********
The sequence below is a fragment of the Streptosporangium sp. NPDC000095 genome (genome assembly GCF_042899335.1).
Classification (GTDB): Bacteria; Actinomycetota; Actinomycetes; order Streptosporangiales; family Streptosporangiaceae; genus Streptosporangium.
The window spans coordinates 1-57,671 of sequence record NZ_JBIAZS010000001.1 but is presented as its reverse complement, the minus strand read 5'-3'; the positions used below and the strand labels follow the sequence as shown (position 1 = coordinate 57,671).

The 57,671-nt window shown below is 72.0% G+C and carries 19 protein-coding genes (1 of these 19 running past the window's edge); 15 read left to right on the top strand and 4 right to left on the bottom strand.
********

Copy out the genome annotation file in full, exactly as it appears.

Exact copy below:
The sequence below is a fragment of the Streptosporangium sp. NPDC000095 genome (genome assembly GCF_042899335.1).
Classification (GTDB): Bacteria; Actinomycetota; Actinomycetes; order Streptosporangiales; family Streptosporangiaceae; genus Streptosporangium.
The window spans coordinates 1-57,671 of sequence record NZ_JBIAZS010000001.1 but is presented as its reverse complement, the minus strand read 5'-3'; the positions used below and the strand labels follow the sequence as shown (position 1 = coordinate 57,671).

The 57,671-nt window shown below is 72.0% G+C and carries 19 protein-coding genes (1 of these 19 running past the window's edge); 15 read left to right on the top strand and 4 right to left on the bottom strand.